The impact of regulations on dam safety is questionable

Posted on October 6, 2013 in Flood and Spillway

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9th Symposium of ICOLD European Club IECS2013


F. Lempérière1

1Chairman of Hydrocoop, France – Honorary Chairman of the French Committee on Large Dams


Most European dams have been built fifty years ago: corresponding design criteria were based upon knowledge and solutions which did prevail and were far from present knowledge and available solutions. Old criteria which remain used in many countries may thus deserve an in depth review and using them for official regulations is much questionable. Two examples are analysed below: spillways and floods control during construction.

1. Spillways

Regulations or usual design criteria prevailing in various countries may be very different even when recently revised. Many associate a “Design flood” with an arbitrary reservoir level and a freeboard chosen by regulations, habits or waves analysis. Methods for flood computation may also be very different. Applying these various national criteria for designing a same dam may result in floods discharges and freeboards which may vary from 1 to 3. It may thus be justified to review in depth all these criteria which may all be questionable as well as corresponding regulations.

The review should answer to 3 questions:

–    Which is the problem? i.e. which are the actual risks for the various dams, especially referring to the analysis of reasons and impacts of reported failures?

–    Which cost effective solutions are now available?

–   Which may be the targets of regulations and how to reach them at lowest cost?

1.1. Which is the problem? Facts about failures

About 2% of all world dams failed by floods but the risks were very different for various gravity and embankment dams and according to the material, to the climate and to the construction year.

–     The safest dams have been the high concrete gravity dams: no failure by floods has been reported from over 1000 dams higher than 30 m, probably because they may usually withstand safely overtopping; but undrained lower dams cannot withstand a level increase by some m (Zerbino Dam, Italy, 16 m high).

–     The most dangerous dams have been the masonry gravity dams: about 2% failed, mainly 20 to 30 high. Failure was sudden and wide, possibly in the dam body and sometimes before overtopping.

–     Many embankment dams may withstand a few hours overtopping by some dozens m3/s (possibly up to a 0,5 m nappe depth): this saved many dams in moderate climates but in Asia discharges may reach 100 m3/s even for very small catchment areas. Failure of embankment dams is usually by significant overtopping, erosion of the downstream toe, creation of a breach which widens quickly in poorly compacted materials and slowly in modern clay cores or dams. The most dangerous failures were from dams poorly compacted lower than 30 m with breaches up to 500 m and discharges close to 100 000 m3/s!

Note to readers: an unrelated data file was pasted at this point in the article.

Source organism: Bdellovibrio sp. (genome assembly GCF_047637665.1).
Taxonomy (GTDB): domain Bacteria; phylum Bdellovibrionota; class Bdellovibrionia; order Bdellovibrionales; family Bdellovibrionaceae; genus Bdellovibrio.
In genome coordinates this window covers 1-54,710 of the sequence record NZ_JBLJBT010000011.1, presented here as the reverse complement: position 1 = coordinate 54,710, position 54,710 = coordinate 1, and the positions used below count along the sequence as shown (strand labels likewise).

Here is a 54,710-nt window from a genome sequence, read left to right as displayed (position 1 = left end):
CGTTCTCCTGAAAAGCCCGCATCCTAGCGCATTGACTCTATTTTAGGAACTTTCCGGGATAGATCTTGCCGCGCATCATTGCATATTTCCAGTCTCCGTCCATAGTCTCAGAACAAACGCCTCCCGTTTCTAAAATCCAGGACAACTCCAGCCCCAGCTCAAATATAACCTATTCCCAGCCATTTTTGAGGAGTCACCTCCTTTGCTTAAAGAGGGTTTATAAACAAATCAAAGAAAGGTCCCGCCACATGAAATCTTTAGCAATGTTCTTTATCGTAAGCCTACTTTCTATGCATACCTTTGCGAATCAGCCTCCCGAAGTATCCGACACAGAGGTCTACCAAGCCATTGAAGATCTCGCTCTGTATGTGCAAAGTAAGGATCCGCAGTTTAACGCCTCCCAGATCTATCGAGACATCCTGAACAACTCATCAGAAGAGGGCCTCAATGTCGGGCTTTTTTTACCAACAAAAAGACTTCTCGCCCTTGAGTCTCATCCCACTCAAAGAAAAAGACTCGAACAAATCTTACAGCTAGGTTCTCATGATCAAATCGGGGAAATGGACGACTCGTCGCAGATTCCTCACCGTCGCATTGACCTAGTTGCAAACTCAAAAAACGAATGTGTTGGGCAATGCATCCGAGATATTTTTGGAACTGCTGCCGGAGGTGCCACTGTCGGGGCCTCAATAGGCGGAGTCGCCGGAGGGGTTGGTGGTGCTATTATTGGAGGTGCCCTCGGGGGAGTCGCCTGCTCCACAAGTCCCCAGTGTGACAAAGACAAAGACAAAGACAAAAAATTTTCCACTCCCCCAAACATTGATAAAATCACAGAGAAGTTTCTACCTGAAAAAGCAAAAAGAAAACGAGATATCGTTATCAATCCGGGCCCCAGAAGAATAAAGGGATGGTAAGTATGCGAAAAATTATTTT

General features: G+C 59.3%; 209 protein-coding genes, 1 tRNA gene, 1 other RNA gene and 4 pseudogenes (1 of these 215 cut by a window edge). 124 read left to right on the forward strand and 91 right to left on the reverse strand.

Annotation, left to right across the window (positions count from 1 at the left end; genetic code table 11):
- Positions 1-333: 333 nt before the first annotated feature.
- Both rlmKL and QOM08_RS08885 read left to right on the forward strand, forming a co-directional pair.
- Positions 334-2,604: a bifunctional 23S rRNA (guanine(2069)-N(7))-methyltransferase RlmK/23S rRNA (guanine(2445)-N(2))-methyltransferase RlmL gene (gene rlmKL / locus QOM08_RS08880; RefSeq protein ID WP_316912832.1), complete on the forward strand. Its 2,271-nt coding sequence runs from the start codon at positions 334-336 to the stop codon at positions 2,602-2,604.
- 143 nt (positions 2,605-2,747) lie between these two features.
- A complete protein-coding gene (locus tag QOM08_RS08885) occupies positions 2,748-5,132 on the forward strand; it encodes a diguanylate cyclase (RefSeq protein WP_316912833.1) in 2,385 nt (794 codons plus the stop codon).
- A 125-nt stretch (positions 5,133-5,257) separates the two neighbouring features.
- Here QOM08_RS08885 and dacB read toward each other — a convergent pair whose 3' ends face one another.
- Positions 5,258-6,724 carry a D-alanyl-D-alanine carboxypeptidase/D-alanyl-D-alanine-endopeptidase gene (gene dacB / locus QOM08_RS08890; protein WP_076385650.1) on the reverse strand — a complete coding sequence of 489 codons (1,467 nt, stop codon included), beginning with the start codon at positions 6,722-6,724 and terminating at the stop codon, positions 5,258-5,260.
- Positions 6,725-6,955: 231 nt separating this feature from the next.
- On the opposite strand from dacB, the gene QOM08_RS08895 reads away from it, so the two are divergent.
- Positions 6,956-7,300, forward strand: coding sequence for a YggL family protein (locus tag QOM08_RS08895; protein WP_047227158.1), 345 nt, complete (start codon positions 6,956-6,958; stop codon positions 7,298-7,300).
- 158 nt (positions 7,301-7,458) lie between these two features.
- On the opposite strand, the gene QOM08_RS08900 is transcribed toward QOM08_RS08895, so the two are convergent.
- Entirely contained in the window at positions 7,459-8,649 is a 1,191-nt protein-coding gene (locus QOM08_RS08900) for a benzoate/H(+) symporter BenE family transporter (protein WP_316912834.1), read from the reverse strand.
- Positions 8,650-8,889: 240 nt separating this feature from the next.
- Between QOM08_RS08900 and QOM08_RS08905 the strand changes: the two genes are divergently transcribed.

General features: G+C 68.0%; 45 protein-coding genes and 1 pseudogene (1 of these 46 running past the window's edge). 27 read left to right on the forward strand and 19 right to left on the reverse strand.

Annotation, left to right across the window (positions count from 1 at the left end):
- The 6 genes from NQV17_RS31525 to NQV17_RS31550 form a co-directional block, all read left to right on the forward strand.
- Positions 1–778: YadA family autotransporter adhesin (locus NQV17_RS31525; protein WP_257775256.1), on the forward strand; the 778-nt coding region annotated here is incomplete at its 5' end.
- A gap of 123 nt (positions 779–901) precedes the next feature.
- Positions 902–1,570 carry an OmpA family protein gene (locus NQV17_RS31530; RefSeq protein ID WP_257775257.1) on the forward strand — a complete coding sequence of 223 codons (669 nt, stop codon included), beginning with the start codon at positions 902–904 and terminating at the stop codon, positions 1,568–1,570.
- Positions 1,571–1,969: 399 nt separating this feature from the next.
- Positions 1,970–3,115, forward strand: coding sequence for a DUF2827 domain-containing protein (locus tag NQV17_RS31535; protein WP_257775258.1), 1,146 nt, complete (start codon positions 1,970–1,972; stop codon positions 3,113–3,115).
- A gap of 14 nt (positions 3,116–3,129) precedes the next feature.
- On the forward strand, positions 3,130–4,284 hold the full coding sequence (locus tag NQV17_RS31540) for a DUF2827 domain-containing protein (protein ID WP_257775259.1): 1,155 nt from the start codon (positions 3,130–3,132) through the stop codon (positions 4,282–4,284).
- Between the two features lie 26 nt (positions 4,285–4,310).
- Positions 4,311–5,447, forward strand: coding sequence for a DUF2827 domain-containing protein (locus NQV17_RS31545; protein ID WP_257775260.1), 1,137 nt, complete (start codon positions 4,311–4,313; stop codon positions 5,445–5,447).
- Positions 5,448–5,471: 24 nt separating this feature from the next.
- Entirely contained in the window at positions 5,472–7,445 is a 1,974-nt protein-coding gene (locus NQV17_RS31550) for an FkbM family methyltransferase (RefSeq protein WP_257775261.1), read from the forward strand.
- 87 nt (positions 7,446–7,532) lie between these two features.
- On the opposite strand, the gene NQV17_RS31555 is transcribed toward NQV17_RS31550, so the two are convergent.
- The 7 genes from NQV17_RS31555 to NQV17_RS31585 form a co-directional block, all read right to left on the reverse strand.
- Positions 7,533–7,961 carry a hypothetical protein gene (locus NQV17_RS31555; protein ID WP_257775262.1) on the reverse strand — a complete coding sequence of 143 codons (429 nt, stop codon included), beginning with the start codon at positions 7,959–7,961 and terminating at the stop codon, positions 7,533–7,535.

The reported failures by floods causing over 100 fatalities are:

Accidents from floods with over 100 fatalities

These dams were lower than 30 m, reservoirs were over 10 hm3.

If the dam failure happens for an umprobable flood, such as for a 10-4 probability, the downstream damages from the natural flood may already be very important, and the incremental damages and fatalities from the dam failure rather reduced. This impact varies significantly with the dam material as per the figure 1:


Figure 1: Failures hygrograms according to dam material


–   Most failures by floods have been caused by floods discharges higher than the spillways capacity which was often under designed 50 years ago. And all present methods for evaluation of floods remain uncertain, especially for extreme floods and the true probability of reaching a huge discharge is for many dams much higher than according to the theoretical probability. A great margin of safety may thus be justified for choosing the spillways discharges.

The extreme flows q reached worldwide are very high and are given below accordingly to the catchment area S:

Approaching such figures close to large warm seas is a serious hypothesis (13 000 m3/s for Banquiao Dam in China for 800 km²) as well as reaching over 50% of these figures in Southern Europe where 1 m of rain in 24 hours has been reported (2500 m3/s for 140 km² for Zerbina Dam in Italy).

And the climate warming will increase significantly the temperatures within the life of most dams and increase the possible discharges in many parts of the world, including those where extreme specific discharges are presently rather low.


And a significant part of failures linked with floods have not been caused by a flood beyond the spillway capacity design:

–   Gates jamming and especially total gates jamming for mechanical, electrical or human reasons has caused the failure of a significant number of dams.

–   Floating debris may reduce significantly the discharge and caused some failures.

–   Failure or wrong operation of an upstream dam caused some per cent of failures: failure of natural reservoirs may be a risk, for instance in the Himalayas.

For all the reasons above and the extreme variety of specific data of each dam, it is difficult to regulate this problem by a simple rule and even to classify the risks. As examples, a gated masonry dam 20 m high or an old embankment dam 50 m high with bottom gates are much more dangerous than free flow very high concrete or embankment dams.

1.2. Which cost effective solutions are available now?

For reducing the probability and/or the impacts of failures by floods, there are 2 basic ways analysed below: increasing the spillage capacity and adapting the dam structure to higher reservoirs levels or to overtopping.

1.2.1 There are now 3 solutions for floods spillage

–   Gates which have two advantages: facilities for managing the reservoir justifying a gates capacity up to about the yearly flood and reduction of spillway length by large specific discharges (in the range of 100 m3/s/m). They have three drawbacks: the cost including civil engineering, operation and maintenance and the risks often overlooked of total jamming or wrong operation.

–   Free flow spillways: the main old drawback of a low specific flow is now much reduced by the modern labyrinth designs which may discharge 50 m3/s/m for a nappe depth of 4 m or 5 m (figure 2).

–   Various cost effective fuse devices (Earthfill, concrete fuse plugs, fusegates …) to be used for floods of low probability: they may be used for small dams or very large ones and discharge up to 100 m3/s/m after tilting (figures 3 and 4).